How Democrats could thread the needle on climate change policy
A new report offers a window onto something on a lot of people's minds in the energy world: what kind of policies Democrats could try to move through the Senate with 51 votes.
Driving the news: The groups Evergreen Action and Data for Progress yesterday released a proposal for ways to move a "clean energy standard" through the Senate using the budget reconciliation process.
That's the procedural tool that enables some types of spending- and revenue-related policies to move on special legislation that's immune from filibusters, but it's a tricky thing.
Why it matters: President Biden, during his campaign, set a target of reaching 100% carbon-free U.S. electricity by 2035.
Electricity is the second-largest source of U.S. carbon emissions after transportation, but the policy and legislative pathways to meet that ambitious goal are a little foggy.
How it works: The new analysis says there are lots of options to spur power sector transformation that are consistent with reconciliation. Here are a few...
- A new federal system of "zero-emissions electricity credits."
- "Utilities would earn ZECs by continuously increasing the amount of carbon-free electricity they deliver to customers, or else purchase the credits from the federal program," the authors note in a Vox summary.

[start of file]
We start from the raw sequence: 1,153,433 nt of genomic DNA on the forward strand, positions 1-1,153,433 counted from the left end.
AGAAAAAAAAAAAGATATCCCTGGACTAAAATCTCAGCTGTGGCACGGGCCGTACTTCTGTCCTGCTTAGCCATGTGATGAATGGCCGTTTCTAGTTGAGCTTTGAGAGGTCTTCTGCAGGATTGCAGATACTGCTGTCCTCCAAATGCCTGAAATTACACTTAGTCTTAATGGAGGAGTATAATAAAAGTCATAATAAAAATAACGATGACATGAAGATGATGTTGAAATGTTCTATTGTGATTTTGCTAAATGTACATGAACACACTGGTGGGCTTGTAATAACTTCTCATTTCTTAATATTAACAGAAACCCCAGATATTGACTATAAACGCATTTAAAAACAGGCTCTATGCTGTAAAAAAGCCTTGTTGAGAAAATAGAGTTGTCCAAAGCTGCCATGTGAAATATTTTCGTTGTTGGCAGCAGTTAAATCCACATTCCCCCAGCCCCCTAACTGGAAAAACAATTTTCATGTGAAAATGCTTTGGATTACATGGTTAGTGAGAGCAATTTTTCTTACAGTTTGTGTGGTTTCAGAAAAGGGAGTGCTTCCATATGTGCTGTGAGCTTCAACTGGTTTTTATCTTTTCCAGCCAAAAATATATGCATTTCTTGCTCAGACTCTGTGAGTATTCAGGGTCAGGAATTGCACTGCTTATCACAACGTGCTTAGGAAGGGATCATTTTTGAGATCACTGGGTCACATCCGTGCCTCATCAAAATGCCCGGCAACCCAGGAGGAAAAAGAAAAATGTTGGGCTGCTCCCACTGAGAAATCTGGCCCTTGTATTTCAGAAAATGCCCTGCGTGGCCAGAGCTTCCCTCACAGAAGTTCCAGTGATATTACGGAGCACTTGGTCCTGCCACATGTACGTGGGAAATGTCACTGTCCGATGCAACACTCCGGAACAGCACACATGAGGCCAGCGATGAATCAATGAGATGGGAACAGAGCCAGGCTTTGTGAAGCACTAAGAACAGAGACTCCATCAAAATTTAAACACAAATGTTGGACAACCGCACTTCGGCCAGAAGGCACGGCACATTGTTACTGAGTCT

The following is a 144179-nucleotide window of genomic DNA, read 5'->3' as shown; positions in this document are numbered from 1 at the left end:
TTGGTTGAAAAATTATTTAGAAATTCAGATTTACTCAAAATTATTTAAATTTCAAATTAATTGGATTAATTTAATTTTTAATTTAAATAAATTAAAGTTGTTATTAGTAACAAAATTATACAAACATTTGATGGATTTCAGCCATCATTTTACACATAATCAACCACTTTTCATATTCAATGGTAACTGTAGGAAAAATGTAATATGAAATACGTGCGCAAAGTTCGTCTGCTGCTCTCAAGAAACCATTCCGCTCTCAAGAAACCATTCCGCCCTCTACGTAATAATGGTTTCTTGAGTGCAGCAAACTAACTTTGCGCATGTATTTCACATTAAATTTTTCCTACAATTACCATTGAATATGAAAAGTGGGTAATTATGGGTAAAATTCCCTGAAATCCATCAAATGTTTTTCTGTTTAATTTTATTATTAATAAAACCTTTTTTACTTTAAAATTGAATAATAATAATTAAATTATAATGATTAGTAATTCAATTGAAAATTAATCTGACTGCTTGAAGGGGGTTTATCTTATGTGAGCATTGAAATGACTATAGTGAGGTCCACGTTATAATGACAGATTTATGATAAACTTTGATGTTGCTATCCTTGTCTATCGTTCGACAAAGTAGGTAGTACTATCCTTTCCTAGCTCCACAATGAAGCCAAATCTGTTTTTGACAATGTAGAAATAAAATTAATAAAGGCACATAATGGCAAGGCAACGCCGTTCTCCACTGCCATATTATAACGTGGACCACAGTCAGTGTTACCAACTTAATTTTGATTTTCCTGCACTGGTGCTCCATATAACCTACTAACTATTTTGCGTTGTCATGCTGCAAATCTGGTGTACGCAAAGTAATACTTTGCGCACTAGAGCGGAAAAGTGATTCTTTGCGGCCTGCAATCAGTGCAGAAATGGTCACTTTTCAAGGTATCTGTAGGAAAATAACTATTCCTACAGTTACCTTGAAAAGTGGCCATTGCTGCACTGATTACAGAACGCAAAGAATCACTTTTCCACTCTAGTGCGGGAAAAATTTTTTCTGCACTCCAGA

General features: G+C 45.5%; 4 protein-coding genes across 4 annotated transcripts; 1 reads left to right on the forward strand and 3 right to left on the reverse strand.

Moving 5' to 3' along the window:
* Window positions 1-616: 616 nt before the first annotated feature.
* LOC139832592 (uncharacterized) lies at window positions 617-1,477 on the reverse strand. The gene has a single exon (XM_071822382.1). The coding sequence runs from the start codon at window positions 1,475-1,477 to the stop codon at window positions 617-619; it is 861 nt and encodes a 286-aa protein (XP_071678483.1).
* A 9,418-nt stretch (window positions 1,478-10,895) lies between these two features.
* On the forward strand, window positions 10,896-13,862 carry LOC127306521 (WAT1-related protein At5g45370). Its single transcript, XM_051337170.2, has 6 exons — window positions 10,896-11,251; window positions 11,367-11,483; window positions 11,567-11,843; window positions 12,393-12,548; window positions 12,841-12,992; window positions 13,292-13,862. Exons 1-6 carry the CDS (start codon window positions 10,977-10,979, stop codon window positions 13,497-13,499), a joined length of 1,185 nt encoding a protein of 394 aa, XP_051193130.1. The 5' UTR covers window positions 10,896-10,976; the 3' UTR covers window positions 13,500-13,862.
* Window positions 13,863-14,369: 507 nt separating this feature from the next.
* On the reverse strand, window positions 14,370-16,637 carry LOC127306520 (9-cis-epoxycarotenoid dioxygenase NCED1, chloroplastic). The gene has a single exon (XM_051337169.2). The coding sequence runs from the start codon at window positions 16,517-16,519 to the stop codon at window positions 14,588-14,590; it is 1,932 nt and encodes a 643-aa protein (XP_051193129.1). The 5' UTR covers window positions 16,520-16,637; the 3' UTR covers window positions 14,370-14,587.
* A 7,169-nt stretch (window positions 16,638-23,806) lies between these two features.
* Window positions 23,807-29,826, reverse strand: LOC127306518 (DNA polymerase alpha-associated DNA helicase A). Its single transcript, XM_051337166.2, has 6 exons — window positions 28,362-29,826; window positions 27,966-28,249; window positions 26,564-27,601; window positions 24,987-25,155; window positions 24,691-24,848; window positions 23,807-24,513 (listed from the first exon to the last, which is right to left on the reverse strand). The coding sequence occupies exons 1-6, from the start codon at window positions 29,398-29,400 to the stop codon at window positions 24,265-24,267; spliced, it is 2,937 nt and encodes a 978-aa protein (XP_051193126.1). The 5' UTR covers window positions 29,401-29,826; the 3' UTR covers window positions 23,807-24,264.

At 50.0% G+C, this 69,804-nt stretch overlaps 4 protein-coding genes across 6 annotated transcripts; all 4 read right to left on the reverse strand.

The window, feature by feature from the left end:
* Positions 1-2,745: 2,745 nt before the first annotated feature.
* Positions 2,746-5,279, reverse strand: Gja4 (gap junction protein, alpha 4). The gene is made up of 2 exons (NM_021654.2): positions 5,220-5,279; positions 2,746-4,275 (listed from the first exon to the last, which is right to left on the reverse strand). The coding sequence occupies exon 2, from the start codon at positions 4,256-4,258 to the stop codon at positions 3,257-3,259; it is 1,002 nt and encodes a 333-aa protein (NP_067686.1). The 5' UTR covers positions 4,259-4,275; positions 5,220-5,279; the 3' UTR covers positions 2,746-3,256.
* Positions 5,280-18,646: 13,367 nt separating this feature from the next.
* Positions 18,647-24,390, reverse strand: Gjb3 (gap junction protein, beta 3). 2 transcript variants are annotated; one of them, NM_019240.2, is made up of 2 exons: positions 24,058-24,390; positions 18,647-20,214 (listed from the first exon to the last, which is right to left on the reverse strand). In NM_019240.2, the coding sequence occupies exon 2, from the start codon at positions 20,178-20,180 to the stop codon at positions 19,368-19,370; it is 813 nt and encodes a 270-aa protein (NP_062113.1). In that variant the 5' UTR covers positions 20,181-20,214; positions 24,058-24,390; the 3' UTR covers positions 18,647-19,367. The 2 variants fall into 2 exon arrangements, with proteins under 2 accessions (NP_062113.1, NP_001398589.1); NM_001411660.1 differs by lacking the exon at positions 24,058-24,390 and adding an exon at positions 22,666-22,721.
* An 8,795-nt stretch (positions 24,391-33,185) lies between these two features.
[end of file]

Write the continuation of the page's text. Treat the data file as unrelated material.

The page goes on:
- A twist on the idea would "involve the federal government regularly buying a quantity of ZECs from power companies, through auctions," they note.
- Another could be "conditional block grants based on their utilities’ commitments to meet certain clean electricity criteria," the report notes.
- Yet another would be a federal "carbon intensity standard" that gives power producers incentives to "remain below a declining emissions-intensity threshold, by charging them an increasing penalty for failing to do so."
Reality check: Senate Majority Leader Chuck Schumer has signaled that he's interested in moving some climate-related provisions through reconciliation.
- But even then, the political pathway and appetite for aggressive power-sector policies are really unclear right now.
- Sen. Joe Manchin, the chairman of the Senate's energy committee, has expressed deep reservations about moving things with a bare majority (zoom to the 26-minute mark of his interview yesterday with the Bipartisan Policy Center to get that flavor).
- And this Washington Examiner piece explores his skepticism about zero-carbon power mandates.
The big picture: An RBC Capital Markets report yesterday lays out some broad areas that could be ripe for reconciliation.
- The report notes overall there would be a "strong hand in determining the mandatory spending allocations that can fit with clean energy advancement and climate change mitigation."
- One avenue is a "clean energy financing mechanism or 'bank' to consistently fund clean technologies or infrastructure."
- "Extended or improved tax rebates for renewable energy, battery storage, carbon capture technologies, etc. are also on the table."